Published Aug 2, 2009
Hi, this isnt about me, but about a co-worker. He was a new grad, he had switched his field entirely and went through an accelerated program, so he had little-no floor experience. He was hired, trained, and he had many questions, and was somewhat slow at times to process things, but I attributed that to this being a very new environment. He had a good attitude, and was very nice. He was very thorough, hence his being somewhat slow. Some people did not have patience for that, particularily some charge nurses, who I think reported his every mistake to the nurse mgr.
The nurse mgr pulled him into the office for some transgression. He got the union involved (maybe his big mistake). thereafter, his charting was examined every shift. He was followed, he said, sometimes when he worked days. There is a six month probabtion period, he was up for his 6 month review, and now he is off the schedule. I called him, and he said that he was asked about things like why did you wait 1.5 hours to give the potassium after it was ordered (he said he had to wait for pharm to verify it, that it is not an override med, which is true), but was told he should have givenit as an override (when you cant). things like that.
Makes me wonder. what is your take? thanks
It's hard for me to make a judgement on this. Perhaps there were other incidents that happened that he hasn't told you that are you are not aware of where he was in the wrong?, I'm not accusing anyone of lying here but there is always two sides to a story.
If he was fired simply because he followed the hospital policy on withholding a drug until it was verified, then yes I would say that this is not right and maybe he should follow up on this.
Ruby Vee, BSN
people who get fired for a good reason seldom share that reason with their friends at work. either they honestly can't see where they're in the wrong, or they know it on some level but don't want to admit it. there may have been many other documented instances where he was clearly in the wrong that he's chosen not to share with you.
years ago, i worked with a nurse i'll call lulu. she was well liked among the night shift and, when she was awake, very knowlegeable and capable. the thing is, lulu did charge most of the time, and she tended to spend most of her shift at the charge seat, sitting bolt upright with her head cocked to one side, sleeping. she slept so soundly that a thin ribbon of drool would hang out of the side of her mouth, and we had nightly bets about how long it would get before she woke up. we'd get out the yardstick early in the shift, place our bets, measure the drool and keep records so we knew when there was a record breaker.
lulu carried the exact same cordovan coach bag that i carried, and one night i picked up hers instead of mine and carried it off to the bathroom, in urgent need of a tampon. when i opened the purse, it was full of prescription narcotics. some prescriptions had her name on them; others were unit dose narcs clearly stolen from work. i put her purse back without saying anything, and while i was still contemplating how exactly to handle my find, lulu got fired. i came to work the next night and she was gone. "falsification of patient records," i was told. (she charted having given pain meds but hadn't.) no one could believe it. lulu met the night shift staff for breakfast after work and told us all she'd been railroaded, she'd made a mistake with documentation one time and after that they were "out to get her." most of the staff fell for it. i knew better but didn't say anything.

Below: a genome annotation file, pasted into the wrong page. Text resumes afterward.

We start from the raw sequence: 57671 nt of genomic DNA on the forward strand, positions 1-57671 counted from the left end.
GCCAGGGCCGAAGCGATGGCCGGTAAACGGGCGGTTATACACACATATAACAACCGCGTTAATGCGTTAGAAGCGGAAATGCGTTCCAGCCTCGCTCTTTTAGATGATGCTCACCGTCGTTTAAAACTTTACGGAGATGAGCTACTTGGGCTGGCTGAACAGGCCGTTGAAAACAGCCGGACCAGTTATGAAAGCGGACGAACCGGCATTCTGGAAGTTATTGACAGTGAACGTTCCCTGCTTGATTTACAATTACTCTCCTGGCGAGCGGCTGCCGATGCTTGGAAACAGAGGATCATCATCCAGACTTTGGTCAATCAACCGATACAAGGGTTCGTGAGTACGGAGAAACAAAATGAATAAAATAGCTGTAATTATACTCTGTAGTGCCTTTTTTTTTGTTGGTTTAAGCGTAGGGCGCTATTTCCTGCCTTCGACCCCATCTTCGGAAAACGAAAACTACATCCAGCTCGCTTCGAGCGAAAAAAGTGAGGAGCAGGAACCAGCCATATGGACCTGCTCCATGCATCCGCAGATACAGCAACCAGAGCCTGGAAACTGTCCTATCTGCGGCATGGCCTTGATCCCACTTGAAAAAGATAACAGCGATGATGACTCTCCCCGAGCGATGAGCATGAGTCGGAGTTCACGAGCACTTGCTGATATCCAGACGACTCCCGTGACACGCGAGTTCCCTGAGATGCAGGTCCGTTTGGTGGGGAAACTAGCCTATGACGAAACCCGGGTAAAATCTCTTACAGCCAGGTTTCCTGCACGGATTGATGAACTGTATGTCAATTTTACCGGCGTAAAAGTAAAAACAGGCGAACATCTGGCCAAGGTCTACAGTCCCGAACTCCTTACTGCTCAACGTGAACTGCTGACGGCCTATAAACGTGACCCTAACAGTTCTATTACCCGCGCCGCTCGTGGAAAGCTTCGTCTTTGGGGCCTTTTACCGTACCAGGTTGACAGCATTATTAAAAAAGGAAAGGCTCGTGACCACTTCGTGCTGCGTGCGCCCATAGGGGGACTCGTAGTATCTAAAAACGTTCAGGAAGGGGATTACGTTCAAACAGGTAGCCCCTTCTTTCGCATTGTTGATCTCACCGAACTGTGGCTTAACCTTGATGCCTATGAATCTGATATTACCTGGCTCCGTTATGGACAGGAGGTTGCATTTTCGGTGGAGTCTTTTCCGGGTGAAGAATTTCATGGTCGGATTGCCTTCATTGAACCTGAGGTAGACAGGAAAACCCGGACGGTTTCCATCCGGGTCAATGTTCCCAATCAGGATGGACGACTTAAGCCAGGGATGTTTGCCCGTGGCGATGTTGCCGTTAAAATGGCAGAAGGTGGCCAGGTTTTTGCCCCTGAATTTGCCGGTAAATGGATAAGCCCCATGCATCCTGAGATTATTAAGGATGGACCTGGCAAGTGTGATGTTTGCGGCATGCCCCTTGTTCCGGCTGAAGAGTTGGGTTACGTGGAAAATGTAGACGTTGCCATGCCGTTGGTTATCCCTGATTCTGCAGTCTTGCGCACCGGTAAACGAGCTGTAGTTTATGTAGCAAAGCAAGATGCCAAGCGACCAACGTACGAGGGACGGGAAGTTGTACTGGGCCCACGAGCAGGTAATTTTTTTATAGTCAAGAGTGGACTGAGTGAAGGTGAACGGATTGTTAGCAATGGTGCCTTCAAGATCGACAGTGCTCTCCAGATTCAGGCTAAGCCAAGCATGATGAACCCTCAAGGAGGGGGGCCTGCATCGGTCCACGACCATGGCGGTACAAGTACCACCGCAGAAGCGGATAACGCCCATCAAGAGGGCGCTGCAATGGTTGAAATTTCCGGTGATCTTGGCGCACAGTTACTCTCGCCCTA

for years, every time lulu's name came up in conversations at work, the discussion revolved around how unfairly she was treated. i knew better and kept silent. then she was fired again for the same thing and went to rehab. now, suddenly, folks are shaking their heads, referring to the drool measuring and saying they knew it all the time.
we rarely know the exact reasons someone else got fired, and they're not going to share anything that makes them look bad. so be freindly and even supportive if you like. but understand that there was probably more to the story.
Trishalishus, PhD, CNS
Mind your own business - don't start your career as a gossip - it will do you no good in the long run - practically or spiritually. Doesn't mean you can't feel compassion for another's woe; doesn't mean you can't learn something for yourself (perhaps not what you originally thought you might have learned, either). If you have time to gossip, I think you're wasting time.
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